Boxed lunch, bag lunch, sack lunch: call it what you will, but a packed midday meal doesn’t necessarily mean the proverbial lunch bag let-down.
If you can’t stand the heat, get out of the kitchen. So the saying goes, but here we’re talking about chile pepper heat. Nothing is further from the truth when considering the spicy hot peppers: some people can handle the heat physiologically, and some can’t.
At many area restaurants, the kitchen is happy to boost the heat level in a dish or tone it down. Whatever the case, hot pepper heat can bring significant quality and satisfaction to a dish, if it is balanced.
It’s generally true that the smaller the pepper the more heat it holds – a green pepper has a zero pungency on the Scoville Scale of heat units (SHU), while a small Serrano can rate 25,000 SHU. In between, the jalapeno pepper registers 7,000 SHU. You can find these peppers and many more as ingredients in dishes in Waterloo Region.
(A few notes – Individual responses to hot spices can vary greatly: one person’s mild chicken wing sauce might be another’s five-alarm blaze. As well, please check with the venues listed for hours of opening and availability of dishes. )
Although it has a Kitchener address, Bombay Bhel is arguably a destination close to Cambridge. While bhel refers to a “snack,” this dish is much more: spicy shrimp vindaloo can jostle the nerve-ending in your mouth with its juicy shrimp cooked in a hot tangy sauce with potatoes and red chilies.
A Mexican food in a small venue that will make your tacos de chorizo with sour cream, cheese and Mexican sauce very hot, if you like.
Grand Trunk Saloon
Check out the jalapeño and tasso (ham but from the pork shoulder) mac and cheese or the catfish and shrimp étouffée: neither is rocking hot – until you add their proprietary “Cherry Bomb Hot Sauce.”
As the name implies, pepper pot soup has a kick of heat thanks to a traditionally Jamaican – and searing hot – cooking ingredient, the Scotch Bonnet (325,000 SHU). As a whole, the dish captures the essence of the island: some goat and salt beef, callaloo, okra and Jamaican yellow yam – and all from downtown Kitchener.
A dish of Ethiopian food and the process for eating it – tearing morsels of fermented injera flatbread as a utensil – is revelatory. This casual restaurant introduces you to Ethiopian culture and gives you a chance to heat things up with berbere, the spice blend that combines red pepper, garlic and other herbs. The cool soft injera can settle your taste buds after eating beef tibs or shiro wot chick peas.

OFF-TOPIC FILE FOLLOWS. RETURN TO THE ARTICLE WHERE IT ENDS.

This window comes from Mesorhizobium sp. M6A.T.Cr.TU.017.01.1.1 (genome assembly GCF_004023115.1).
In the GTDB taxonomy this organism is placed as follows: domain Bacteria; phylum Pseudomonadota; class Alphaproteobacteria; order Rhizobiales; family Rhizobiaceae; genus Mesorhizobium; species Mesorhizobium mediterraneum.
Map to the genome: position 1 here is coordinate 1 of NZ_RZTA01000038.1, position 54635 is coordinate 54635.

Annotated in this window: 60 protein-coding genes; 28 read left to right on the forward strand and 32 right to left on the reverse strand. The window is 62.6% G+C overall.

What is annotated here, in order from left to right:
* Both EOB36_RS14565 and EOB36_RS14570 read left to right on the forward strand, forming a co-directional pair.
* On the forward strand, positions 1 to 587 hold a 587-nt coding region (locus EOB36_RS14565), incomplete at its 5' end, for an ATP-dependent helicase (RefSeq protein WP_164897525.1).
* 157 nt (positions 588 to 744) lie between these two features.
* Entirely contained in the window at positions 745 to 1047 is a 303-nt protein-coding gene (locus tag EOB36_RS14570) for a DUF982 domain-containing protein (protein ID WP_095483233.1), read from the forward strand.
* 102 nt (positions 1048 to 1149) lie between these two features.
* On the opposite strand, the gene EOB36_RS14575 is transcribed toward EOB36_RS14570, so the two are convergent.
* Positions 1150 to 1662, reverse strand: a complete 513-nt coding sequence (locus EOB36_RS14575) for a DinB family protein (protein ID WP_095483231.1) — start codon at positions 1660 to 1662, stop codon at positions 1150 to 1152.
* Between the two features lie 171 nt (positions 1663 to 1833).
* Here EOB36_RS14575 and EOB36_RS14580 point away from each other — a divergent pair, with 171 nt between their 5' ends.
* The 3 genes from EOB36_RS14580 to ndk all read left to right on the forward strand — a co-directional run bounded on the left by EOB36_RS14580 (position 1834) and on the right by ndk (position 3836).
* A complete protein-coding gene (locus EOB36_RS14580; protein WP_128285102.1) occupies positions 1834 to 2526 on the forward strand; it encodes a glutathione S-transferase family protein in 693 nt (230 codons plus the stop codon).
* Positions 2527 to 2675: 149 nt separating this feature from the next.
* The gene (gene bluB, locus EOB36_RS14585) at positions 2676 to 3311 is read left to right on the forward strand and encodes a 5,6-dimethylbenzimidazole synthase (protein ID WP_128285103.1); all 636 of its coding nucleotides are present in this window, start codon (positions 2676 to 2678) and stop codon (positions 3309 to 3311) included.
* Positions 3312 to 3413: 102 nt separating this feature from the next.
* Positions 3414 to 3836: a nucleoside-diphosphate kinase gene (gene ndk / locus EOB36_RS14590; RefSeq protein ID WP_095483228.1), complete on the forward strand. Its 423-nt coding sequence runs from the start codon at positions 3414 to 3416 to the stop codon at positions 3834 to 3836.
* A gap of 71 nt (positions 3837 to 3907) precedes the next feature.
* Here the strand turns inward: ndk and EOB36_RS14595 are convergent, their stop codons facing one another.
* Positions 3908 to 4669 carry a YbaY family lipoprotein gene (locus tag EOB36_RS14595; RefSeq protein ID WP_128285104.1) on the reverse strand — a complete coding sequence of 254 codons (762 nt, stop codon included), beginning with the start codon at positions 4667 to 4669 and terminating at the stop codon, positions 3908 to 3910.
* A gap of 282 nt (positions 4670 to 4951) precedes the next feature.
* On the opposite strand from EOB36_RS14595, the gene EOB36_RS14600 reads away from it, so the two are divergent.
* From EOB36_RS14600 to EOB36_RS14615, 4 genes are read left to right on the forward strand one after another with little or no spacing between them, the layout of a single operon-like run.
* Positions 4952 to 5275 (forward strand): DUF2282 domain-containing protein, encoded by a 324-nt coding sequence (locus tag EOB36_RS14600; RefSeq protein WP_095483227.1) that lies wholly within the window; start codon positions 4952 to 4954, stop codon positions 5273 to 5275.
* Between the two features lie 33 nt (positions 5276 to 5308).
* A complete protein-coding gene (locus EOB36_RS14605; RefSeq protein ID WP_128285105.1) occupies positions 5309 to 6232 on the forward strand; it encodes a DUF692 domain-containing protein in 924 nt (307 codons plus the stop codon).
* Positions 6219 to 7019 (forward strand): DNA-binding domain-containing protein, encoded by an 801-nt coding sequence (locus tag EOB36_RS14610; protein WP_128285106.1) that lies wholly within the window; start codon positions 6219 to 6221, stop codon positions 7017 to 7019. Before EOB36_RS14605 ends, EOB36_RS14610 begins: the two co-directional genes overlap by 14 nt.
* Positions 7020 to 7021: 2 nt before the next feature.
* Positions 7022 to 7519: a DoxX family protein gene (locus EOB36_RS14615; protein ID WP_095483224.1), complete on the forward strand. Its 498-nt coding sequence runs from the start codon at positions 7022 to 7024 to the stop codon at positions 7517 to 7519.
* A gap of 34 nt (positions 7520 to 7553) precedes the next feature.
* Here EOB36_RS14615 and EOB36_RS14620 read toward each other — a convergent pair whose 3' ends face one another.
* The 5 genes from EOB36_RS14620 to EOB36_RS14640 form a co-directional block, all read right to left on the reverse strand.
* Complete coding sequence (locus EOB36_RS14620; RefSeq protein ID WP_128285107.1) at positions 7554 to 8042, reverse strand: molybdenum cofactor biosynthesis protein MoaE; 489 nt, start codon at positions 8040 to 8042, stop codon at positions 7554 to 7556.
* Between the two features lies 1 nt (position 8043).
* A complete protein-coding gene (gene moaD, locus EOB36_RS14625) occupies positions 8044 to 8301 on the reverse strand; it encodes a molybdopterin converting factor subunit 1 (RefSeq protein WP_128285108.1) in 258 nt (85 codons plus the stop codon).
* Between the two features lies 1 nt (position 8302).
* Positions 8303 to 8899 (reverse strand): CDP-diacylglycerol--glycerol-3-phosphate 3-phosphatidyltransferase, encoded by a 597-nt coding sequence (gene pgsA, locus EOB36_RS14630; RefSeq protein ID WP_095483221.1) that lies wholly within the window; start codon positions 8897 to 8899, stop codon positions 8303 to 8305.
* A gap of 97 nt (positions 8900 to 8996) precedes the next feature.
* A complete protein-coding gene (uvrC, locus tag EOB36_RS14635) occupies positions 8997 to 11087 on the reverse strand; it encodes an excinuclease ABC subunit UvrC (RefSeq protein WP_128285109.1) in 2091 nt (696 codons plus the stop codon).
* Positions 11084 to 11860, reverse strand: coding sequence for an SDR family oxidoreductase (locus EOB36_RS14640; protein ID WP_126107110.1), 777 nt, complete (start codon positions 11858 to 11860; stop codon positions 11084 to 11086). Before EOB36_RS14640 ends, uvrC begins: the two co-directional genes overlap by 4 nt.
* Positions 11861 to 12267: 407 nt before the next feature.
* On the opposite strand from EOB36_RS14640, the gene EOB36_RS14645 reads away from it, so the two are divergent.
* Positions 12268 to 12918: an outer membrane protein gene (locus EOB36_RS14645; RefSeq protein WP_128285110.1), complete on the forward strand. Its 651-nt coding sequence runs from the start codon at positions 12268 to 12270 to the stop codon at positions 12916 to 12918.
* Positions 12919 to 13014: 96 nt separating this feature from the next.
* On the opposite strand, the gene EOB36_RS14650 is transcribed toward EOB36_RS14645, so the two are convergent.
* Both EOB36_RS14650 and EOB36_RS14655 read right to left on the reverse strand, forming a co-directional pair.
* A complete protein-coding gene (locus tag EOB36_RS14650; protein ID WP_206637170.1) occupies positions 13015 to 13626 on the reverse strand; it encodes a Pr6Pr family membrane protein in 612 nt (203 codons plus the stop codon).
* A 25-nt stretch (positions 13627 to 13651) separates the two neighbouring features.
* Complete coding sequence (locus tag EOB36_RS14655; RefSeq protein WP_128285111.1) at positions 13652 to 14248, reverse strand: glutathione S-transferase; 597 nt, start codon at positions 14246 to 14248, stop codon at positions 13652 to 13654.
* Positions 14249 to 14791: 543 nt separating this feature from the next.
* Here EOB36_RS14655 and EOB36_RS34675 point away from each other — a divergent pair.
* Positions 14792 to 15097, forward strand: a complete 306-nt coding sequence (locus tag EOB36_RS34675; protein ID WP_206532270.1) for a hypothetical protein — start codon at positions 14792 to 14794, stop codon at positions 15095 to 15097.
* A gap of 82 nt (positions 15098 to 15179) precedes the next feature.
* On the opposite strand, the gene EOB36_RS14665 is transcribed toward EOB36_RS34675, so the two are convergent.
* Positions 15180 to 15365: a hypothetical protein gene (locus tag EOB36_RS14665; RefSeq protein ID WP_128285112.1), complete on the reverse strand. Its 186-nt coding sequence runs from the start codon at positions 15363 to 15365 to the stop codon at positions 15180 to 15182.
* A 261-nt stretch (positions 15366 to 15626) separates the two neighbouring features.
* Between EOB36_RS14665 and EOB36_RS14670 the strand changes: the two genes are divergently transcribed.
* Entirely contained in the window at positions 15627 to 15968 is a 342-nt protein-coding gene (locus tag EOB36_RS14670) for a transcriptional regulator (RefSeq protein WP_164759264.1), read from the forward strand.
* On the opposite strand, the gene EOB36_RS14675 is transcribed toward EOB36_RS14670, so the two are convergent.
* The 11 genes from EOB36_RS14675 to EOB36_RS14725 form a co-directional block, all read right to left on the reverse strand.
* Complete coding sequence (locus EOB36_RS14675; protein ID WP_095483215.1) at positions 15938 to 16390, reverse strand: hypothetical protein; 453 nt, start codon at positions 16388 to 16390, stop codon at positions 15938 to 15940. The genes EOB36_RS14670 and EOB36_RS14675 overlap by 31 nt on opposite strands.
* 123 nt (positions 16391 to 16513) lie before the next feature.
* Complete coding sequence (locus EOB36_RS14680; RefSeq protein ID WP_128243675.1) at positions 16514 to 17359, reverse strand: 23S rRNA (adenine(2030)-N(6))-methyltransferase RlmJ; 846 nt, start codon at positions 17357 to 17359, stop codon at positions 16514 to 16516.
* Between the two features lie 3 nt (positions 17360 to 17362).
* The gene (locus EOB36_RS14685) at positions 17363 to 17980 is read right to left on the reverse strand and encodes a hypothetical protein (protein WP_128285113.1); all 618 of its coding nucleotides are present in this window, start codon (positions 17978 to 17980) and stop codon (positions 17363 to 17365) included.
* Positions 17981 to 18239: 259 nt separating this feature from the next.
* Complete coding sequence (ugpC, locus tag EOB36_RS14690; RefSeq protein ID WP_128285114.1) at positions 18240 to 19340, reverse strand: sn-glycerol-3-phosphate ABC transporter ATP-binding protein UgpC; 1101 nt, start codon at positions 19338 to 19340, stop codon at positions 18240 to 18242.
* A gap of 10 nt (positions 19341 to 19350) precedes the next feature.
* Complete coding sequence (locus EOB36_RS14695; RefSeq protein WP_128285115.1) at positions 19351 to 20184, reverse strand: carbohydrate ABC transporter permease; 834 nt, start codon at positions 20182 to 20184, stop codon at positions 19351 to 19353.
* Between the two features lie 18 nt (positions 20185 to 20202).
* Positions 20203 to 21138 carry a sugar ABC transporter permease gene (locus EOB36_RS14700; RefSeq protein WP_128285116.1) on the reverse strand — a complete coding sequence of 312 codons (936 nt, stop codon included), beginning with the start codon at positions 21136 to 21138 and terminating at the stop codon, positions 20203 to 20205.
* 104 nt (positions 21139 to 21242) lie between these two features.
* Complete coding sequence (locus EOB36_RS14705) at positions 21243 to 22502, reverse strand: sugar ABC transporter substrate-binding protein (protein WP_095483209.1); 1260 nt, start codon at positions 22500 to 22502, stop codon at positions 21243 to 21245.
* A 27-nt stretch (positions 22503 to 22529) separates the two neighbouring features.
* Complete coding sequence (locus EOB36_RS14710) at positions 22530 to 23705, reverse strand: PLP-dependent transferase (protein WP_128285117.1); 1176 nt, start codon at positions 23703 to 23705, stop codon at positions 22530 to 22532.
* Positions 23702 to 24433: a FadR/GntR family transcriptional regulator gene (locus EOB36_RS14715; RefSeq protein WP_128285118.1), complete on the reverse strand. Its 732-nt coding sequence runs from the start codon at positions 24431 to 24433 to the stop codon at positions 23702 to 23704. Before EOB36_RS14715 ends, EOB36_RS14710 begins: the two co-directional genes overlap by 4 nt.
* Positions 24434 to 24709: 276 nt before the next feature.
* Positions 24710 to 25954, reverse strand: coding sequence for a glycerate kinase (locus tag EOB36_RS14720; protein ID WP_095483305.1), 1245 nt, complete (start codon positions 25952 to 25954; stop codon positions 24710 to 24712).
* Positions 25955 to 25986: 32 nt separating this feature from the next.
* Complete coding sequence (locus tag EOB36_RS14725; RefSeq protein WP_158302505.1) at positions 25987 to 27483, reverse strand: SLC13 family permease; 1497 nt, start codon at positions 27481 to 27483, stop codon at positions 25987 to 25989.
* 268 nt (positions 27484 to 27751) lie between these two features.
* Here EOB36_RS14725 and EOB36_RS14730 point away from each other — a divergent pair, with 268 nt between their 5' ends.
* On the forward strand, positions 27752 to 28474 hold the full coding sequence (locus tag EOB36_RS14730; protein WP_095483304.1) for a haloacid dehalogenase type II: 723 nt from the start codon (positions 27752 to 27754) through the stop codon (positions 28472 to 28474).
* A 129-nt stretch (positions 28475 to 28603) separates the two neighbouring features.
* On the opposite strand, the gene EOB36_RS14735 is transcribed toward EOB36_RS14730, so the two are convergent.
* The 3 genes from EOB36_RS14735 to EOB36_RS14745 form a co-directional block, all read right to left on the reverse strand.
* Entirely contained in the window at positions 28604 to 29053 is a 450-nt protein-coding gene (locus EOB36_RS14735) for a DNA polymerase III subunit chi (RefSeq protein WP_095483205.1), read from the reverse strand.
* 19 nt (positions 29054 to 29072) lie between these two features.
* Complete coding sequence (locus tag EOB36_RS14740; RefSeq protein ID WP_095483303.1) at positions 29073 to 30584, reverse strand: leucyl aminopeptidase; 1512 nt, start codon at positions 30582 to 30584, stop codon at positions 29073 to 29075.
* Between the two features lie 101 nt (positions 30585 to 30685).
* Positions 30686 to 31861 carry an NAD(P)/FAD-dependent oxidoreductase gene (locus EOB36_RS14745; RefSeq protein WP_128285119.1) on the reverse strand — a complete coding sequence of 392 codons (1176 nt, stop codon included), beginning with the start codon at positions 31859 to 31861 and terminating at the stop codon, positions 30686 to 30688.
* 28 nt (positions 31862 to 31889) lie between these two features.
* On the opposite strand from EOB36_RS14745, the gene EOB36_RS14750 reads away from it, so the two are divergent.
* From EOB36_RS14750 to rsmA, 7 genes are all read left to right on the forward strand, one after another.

A chain venture, but one whose flame-grilled chicken relies on the newly popular peri-peri (or piri-piri) peppers. Originally from Mozambique, the name is Swahili for “pepper-pepper.” It’s a relatively small pepper which the Portuguese introduced to the Indian region of Goa hundreds of years ago, giving them a spice for their own hot foods.
Empress of India
A dish originating in the central and southwestern coastal regions of India, a vindaloo is at the upper end of the spice-heat index. At Empress of India, the vindaloo – chicken, beef or lamb – is touted by the restaurant as “only for the daring.” It comes with potatoes and coconut – and a triple-hot pepper warning on the menu.
[Please note: Empress of India is currently re-locating to 34 King Street South, Waterloo.]
We should expect Mexican- and Tex-Mex-inspired food to be hot. And so it is: smoked chicken is served with a lime-onion salsa, queso blando, crema and chile-garlic hot sauce. You can add a few additional hot shots of sauce from the little squeezy bottles that are on each table – there’s a very hot one in there.
Tucked away in a commercial sector of Waterloo, Shiri’s Kitchen specializes in cooking and catering south Indian dishes, including their version of chicken dhum biryani, the popular dish of long grain rice, spices and herbs. It’s a well created dish that is moderately hot and can be vegetarian.
For a more gentle, more subtle heat, try mohammara, a nice spicy dip of walnuts, red chile pepper, onions and pomegranate syrup. Now with two locations in Waterloo.
The Hakka are a culturally distinct group of people from southern China and regions including Hong Kong, Taiwan, Nepal and Bhutan, Singapore and Malaysia. Hakka can also be found in Calcutta, India, and the Caribbean. Some observers refer to it as Indian-Chinese cuisine which includes dishes such as “chilli chicken” and Indianized versions of chow mein and noodles, for example.
In Waterloo, Flame Take-Out prepares a chilli chicken, Manchurian chicken and a few other Hakka dishes. The chilli chicken at Empress of India is stir-fried chicken tossed with spicy chilli sauce, onions and peppers. They also prepare Manchurian mushroom and a halibut chilli.
Hakka Hut Indo-Chinese and Thai restaurant in Cambridge, immediately south of Highway 401, specializes in the cuisine with chilli prawns, chilli chicken and Hakka-style noodles to name a few. A minute or so away is Saffron Indian Restaurant, also preparing a few Hakka dishes.